in my application code, i dont have any printf or System_printf statement. 

    The timer has created in cfg file and its started in one of the task. here is my timer ISR and followed task code .

    void WatchdogISRHandler()
    {
          Event_post(Event_WDT_Timeout, Event_Id_00);
    }

     

    void WatchdogTaskFxn()
    {
         while(1)

         {
                   /* waiting for event that is posted in timer timeout */
                    Event_pend(Event_WDT_Timeout, Event_Id_00, Event_Id_NONE, BIOS_WAIT_FOREVER);

                    /* Application code */

         }

    }

    here my application code is some mathematical operation and posting an Event or Mailbox to other application task.

    my application code is running perfectly as long as if i comment event post in ISR handler function. if i add event post my application is terminating because of task overflow.

    i have set the task stack size maximum to 10 Kbytes also but still the problem arises.

    find the below debug trace and console error message while system termination.

    find the below detailed task view in ROV. function name and task names are hidden NDA purpose.

    Timer ROV View

    If i add any breakpoints inside WatchdogTaskFxn(), its never reaching. before reaching this function itself Event_pend() itself its termination. 

    can you please help me, what could be the reason of this behavior.

    Regards

    Bala

  • In reply to Balasubramani C:

    You have 4096 for the WatchdogTask, not 10K. Two different things could be happening here.

    1. You are truly blowing the stack. In this case, you need to increase it.

    2. Something is corrupting the top of the stack.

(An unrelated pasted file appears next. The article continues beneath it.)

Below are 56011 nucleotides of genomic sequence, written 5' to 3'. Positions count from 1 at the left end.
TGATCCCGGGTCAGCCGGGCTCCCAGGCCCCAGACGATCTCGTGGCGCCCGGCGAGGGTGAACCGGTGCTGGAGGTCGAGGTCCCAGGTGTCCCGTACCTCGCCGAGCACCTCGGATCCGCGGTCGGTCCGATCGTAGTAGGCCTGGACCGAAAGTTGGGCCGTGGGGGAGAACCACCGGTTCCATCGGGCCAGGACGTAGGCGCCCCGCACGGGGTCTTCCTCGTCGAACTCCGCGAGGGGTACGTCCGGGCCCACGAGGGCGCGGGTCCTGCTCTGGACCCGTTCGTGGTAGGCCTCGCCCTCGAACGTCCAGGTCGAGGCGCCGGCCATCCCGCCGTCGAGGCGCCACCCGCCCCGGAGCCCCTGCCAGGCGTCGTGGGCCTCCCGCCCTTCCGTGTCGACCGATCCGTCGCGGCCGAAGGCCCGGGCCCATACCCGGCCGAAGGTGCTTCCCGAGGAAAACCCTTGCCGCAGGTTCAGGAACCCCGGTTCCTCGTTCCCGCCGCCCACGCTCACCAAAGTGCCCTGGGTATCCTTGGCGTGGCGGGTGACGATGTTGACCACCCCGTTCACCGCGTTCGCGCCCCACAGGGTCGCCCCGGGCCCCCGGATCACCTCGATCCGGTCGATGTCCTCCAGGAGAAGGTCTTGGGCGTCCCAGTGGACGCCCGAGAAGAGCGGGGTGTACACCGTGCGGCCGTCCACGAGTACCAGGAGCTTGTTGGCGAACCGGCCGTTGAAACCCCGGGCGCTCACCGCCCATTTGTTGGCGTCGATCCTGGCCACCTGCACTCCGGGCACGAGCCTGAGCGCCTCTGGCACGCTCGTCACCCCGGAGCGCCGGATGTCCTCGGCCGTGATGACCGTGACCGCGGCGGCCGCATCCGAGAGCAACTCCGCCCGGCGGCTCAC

For either case, can you set a Hardware Watchpoint at the stackbase of the WatchdogTask. Have it break on a read or write. Then run the application. Note, you may hit the breakpoint when the stack is set to 0xBEBEBEBE if you are dynamically creating the stack or running from .cint00 and created the task statically. Simply continue the target. When the top of the stack is changed, you can determine if it is #1 or #2 above. If it is #2, you can see who is corrupting the stack.

    Todd

  • In reply to ToddMullanix:

    Hi Todd,

    I have checked by increasing the stack size. But it didn't help. I am attaching my disassembly view here. I put a break point at the stack base and run. It is not going to that point. The stack base is at 0x20019400.

    I removed the watchdog task and tried to run. Then also stack is getting overflow for the next task having the same stack base. I am attaching the console and the ROV below after removing watchdog task.

    Then I removed the timer module start and stop code from the application. Then it was working fine. The timer module configuration is attached below,

    The code used for starting the timer is given below,

    This condition is not true initially. Then also adding this code leads to stack overflow before doing any operation.. What may be the reason for this problem? Help me to get out of this.

    Thanks & Regards

    Sandra

  • In reply to sandra george78:

    Sandra,

    Do not put a Hardware Breakpoint. Put a Hardware Watchpoint. For example, I have a simple project. Here is the stack for one of the tasks in a memory browser.

    Note the stack (base is 0x200206c0) will grow up (as denoted by the blue arrow) toward the base. I also showed what was before the stack. A common problem it is this block that is over-flowed. So definitely look at what is before your stack.

    To create a Hardware Watchpoint, right-click on the "new breakpoint" arrow in the Breakpoint view and select Hard Watchpoint.

    Then add in the stack base and have it break on a write

    Now run the app. As I noted before, if the stack had not been initialized, the watchpoint will trigger when the 0xbebebebe is written...just continue.

    Once the stack-base is modified (corruption or overflow), the watchpoint will trigger. Simply look to see where you are. For example, I added some code that corrupted the top of the stack. 

    Once the "*ptr = 0x1234" code was executed, the Watchpoint halted the target. It's easy to see where the corruption is occurring now.

    Todd